Making meaningful connections takes time, she admitted, and though she had asked, Garrett joked, the engineering faculty was no closer to finishing their time machine. “Take the time to listen to one another and be authentically present for one another in your time here,” she added. “In your time here as Sweet Briar women, I would love to hear what you’ve discovered in your explorations, what has challenged you, and what you are connecting to. I would love to hear your stories. And maybe I will have some to share with you, as well, as we embark on this journey together.”
The Convocation Address was delivered by longtime community member Anna Billias, an adjunct assistant professor of music and recipient of the 2019 SGA Excellence in Teaching Award. Billias admitted that when she came to the U.S. 14 years ago, she did not think she was “cut out to be a teacher.” One year later, she was employed at Sweet Briar College and loved it instantly.
“You, the ladies of the 21st century, determined and bright, fearless and sincere, are the reason I loved my job so much,” she said.
Recalling the College’s near-closure in 2015, Billias explained how the campaign to save it succeeded — not by miracle, but perseverance. “I believed in Sweet Briar and never lost my faith in this place, and it did not disappear into the dark night. You would think magic? I don’t consider it to be magic. It is teamwork. It is the spirit of unity, of determination to succeed, it is resilience, it is the spiritual overcoming the physical.”
She said it was that same attitude that has helped her overcome other obstacles in her personal and professional life. “Listen to your gut, trust the goodness of your soul and treat others as if this is the last time you see them,” she told the audience. “The universe will embrace you for the goodness that you spread and make your life journey memorable and special.”
President Meredith Woo
In her charge to students, Woo reflected on the year 1919. Lots of national and global transformations took place that year, she said, although many didn’t play out as expected. One big change, women’s suffrage in the U.S., however, was part of a movement that continued to gain traction and hasn’t stopped since, Woo explained.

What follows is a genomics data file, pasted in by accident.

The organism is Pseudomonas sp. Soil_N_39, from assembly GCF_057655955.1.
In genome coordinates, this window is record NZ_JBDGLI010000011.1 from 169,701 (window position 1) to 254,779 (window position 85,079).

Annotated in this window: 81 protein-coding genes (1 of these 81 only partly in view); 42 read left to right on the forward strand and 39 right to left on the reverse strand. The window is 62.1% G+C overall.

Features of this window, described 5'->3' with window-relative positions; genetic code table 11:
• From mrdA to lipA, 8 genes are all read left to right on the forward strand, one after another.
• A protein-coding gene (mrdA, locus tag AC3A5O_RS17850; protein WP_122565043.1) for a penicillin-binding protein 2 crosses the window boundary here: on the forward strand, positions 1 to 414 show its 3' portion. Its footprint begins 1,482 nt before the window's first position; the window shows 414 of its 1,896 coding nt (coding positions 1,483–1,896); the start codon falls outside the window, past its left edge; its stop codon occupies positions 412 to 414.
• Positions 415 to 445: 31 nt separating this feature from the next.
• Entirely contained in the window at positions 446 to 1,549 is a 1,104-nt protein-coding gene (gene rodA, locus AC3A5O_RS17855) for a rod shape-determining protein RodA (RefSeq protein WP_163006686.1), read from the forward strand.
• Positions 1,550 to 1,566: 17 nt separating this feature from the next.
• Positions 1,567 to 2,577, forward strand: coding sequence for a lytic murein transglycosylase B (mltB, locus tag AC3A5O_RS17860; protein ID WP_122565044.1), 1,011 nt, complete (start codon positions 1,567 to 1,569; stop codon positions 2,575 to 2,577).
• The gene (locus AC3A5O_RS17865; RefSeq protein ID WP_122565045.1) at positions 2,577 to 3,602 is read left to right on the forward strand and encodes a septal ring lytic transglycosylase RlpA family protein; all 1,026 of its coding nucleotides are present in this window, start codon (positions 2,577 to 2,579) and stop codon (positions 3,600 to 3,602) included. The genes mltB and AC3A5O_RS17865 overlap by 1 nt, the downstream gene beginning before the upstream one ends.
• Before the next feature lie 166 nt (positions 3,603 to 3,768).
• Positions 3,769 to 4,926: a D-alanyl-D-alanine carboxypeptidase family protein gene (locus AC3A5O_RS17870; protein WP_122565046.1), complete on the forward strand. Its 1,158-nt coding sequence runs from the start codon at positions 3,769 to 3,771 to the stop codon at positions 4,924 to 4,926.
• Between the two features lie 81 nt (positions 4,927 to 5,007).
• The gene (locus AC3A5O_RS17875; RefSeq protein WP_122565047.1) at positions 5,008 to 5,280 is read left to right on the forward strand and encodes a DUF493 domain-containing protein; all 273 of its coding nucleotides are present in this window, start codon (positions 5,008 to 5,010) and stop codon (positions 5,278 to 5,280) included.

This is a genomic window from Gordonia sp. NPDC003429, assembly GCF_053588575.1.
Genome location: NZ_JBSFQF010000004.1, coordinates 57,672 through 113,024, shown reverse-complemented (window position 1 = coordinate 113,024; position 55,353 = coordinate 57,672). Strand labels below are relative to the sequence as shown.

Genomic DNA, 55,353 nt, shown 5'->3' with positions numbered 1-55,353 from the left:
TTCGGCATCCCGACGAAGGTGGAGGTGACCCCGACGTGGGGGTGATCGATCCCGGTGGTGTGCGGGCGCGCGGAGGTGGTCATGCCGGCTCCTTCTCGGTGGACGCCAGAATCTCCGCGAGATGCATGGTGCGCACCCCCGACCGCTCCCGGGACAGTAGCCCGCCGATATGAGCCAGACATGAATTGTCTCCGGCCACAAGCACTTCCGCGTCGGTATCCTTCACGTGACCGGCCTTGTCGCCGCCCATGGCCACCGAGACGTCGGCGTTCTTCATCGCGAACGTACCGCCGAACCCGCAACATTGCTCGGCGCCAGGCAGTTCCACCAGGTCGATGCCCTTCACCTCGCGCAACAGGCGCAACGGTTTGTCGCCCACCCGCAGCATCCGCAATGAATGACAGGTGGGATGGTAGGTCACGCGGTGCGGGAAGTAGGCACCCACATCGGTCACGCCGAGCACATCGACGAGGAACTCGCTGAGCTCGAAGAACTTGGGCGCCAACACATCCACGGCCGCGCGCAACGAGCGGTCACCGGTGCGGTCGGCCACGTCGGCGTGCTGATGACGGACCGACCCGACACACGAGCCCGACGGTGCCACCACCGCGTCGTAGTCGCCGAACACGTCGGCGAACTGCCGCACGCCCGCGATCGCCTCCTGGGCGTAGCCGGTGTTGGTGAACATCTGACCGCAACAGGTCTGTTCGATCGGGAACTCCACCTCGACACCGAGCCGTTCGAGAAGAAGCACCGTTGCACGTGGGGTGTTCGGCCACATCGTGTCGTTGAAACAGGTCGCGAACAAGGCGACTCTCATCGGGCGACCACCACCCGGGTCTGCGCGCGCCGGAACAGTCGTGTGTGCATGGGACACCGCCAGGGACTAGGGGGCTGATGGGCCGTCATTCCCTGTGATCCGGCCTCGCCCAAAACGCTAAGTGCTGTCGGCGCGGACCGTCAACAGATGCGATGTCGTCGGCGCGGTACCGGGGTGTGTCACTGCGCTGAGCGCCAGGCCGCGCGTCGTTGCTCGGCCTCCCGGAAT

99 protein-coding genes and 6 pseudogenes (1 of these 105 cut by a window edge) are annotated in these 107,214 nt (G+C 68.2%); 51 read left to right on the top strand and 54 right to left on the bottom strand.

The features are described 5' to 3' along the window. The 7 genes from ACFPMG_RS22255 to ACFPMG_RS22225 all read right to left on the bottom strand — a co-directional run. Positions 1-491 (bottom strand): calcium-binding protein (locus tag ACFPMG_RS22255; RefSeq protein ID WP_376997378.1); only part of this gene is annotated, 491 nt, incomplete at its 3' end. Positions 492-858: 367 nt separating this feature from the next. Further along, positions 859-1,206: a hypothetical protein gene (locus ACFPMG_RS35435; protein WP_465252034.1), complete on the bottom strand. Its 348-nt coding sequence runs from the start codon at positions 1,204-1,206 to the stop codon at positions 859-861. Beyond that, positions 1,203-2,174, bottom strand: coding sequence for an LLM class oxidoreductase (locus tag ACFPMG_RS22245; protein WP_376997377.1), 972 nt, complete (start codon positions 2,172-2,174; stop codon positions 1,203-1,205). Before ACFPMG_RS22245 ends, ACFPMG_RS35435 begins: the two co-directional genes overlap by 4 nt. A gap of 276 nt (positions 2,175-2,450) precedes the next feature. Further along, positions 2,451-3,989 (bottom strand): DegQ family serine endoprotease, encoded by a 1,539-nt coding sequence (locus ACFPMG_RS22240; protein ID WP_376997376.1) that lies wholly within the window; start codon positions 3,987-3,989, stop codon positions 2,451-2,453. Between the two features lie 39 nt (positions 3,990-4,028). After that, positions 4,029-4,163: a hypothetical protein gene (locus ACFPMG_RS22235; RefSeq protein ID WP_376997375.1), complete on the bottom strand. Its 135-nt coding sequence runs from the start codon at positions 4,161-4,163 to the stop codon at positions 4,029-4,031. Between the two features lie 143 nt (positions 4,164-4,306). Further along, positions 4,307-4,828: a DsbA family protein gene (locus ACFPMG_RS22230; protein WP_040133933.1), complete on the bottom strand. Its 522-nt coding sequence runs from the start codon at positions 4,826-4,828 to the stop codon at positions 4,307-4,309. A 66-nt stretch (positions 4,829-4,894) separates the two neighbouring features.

“We are standing on the shoulders of giants,” Woo said. “That doesn’t mean that women didn’t have to fight for more rights throughout the 20th century, but the beat continues. So my charge to you is this: You are part of a movement that is the greatest movement the world has seen. … The movement of women, their struggle for equal rights has borne tremendous fruit. So I want you to think about what it means to be part of the world’s greatest progress. And also to ask yourselves: In the 20th century, women fought in order to obtain equal rights. You have it. You have equal rights. Maybe not all is perfect, but you have equal rights, and the future is yours. You own this century. And what does the owner of this time and place, the owner of the 21st century, do? Well, that is the charge I give you.
“Think about it carefully. Think about what it means to be an empowered woman, a woman who is capable of thinking, who is capable of inquiry, who is capable of imagining, capable of being creative. Not to become what men are. Not to acquire what others have. But to imagine something different in the smithy of your soul. To own the new century and your future in new and creative, meaningful ways. And I promise you that I will endeavor along with the faculty and the superlative staff to help you in your journey to discover and invent creatively what it means for you to be part of the greatest social movement and imagine it in ways that are utterly different, utterly creative and utterly unprecedented. The world is your oyster.”